Twenty years ago, on March 12th, 2003, Danny Horn and Scott Hanson posted an article on Tough Pigs called GroversMom.com, which started as a scavenger hunt contest and ended up as a 41,000-page encyclopedia. To mark this momentous anniversary, Danny and Scott got together to tell their story.
Danny Horn: So I guess this is the story of what happens when you carry a joke too far.
Scott Hanson: That’s what fans do, right? The boundaries can always be pushed.
Danny: You know, a couple years ago, I wrote an article explaining the origin of how I started making Tough Pigs, and it occurs to me that this is the opposite. This is the story of how I gradually stopped making Tough Pigs, and went off with you, and made something else.
Danny: I don’t remember how we met.
Scott: We were both on the Muppet Central forum. When you started your own party for grown-ups, that was appealing for me as a new dad, looking for an outlet to nurture this rediscovery of Muppet fandom I was going through.
Danny: And we left Muppet Central in hopes of a better life.
Scott: My first post on the Tough Pigs forum was in response to a thread you started asking permission to trash bad Muppet fan site design.
Danny: Oh god, really?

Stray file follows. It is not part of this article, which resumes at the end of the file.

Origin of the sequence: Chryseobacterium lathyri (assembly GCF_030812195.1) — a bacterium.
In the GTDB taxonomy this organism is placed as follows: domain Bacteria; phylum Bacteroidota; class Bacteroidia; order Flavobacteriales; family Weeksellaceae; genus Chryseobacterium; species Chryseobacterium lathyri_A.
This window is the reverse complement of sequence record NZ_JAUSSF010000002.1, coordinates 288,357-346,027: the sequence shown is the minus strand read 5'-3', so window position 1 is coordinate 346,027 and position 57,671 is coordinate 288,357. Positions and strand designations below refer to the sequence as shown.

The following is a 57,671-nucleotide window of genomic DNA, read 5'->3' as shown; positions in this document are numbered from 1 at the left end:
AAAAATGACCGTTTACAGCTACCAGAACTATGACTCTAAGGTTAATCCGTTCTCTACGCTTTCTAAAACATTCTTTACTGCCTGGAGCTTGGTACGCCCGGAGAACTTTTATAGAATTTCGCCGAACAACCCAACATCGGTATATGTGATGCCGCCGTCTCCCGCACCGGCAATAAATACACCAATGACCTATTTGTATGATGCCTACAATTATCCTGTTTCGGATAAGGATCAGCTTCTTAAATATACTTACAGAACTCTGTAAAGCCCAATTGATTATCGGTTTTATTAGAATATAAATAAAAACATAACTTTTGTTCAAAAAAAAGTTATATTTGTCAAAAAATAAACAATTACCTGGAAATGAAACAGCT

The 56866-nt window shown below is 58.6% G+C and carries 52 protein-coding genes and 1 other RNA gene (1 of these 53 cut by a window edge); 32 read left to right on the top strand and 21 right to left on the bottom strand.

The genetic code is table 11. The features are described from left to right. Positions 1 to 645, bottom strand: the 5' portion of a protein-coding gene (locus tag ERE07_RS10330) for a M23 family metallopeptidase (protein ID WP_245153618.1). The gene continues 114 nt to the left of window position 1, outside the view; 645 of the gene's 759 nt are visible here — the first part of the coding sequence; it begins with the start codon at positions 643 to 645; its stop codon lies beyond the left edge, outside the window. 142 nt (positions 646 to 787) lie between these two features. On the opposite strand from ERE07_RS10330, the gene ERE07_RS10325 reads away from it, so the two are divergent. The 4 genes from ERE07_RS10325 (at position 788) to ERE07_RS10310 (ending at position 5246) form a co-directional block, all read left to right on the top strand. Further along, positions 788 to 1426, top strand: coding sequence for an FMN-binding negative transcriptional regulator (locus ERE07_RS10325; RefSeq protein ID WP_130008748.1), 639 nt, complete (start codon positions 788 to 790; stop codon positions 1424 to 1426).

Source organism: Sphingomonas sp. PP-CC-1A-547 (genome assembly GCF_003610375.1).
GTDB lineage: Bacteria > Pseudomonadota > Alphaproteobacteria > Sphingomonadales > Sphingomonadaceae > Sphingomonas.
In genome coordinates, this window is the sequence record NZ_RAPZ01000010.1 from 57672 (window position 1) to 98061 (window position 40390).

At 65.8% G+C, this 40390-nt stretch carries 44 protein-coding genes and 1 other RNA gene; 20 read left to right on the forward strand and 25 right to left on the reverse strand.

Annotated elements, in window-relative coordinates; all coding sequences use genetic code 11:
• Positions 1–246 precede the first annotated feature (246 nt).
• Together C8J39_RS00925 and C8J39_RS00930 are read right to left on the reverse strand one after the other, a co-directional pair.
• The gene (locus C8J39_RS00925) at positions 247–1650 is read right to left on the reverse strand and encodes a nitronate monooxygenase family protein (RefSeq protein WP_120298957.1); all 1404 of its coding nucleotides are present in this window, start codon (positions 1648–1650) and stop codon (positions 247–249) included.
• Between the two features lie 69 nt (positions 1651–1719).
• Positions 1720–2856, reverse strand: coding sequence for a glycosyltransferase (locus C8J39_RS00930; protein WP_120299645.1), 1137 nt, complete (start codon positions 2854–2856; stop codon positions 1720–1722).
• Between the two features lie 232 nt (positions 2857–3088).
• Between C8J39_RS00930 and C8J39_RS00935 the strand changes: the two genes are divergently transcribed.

Scott: I told you to go ahead and do it. I was enabling grouchiness from the get-go.
Danny: I guess that tracks with my attitude at the time. I would like to say that I was being rebellious and punk rock, but the truth is that I was a jerk and I wanted to make fun of children.
Scott: For good or ill, it was my “in” to start sending you stuff. I worked in the IT world, so my immediate reaction to a Muppet fan site I liked was to encourage you to use all the nerdy tools that were available to you. I remember pressuring you to use more pictures because you just had the two silhouettes from Smig to complement the McSweeney’s thing you had going on.
Danny: Yeah, my pretentious black-and-white design, where I was trying to look like a magazine that was trying to look like it was a newspaper from the 1910s. You know, McSweeney’s still looks like that. They never got over it.
Scott: Honestly, I love the old design. But I don’t regret becoming your Muppet photo supplier.
The Scavenger Hunt Scheme
Danny: Part of the problem for me and web design — there were a lot of problems, but this was one of them — was that it was harder back then to find Muppet pictures on the internet. Google Images search launched in July 2001, which must have been about a month before I started Tough Pigs.
So I started coming up with schemes to trick people into sending me pictures of Muppets. In April 2002, I did the first Ugly Toy Contest, and in October 2002 there was the first Halloween Parade, which I’m really happy is still a Tough Pigs tradition!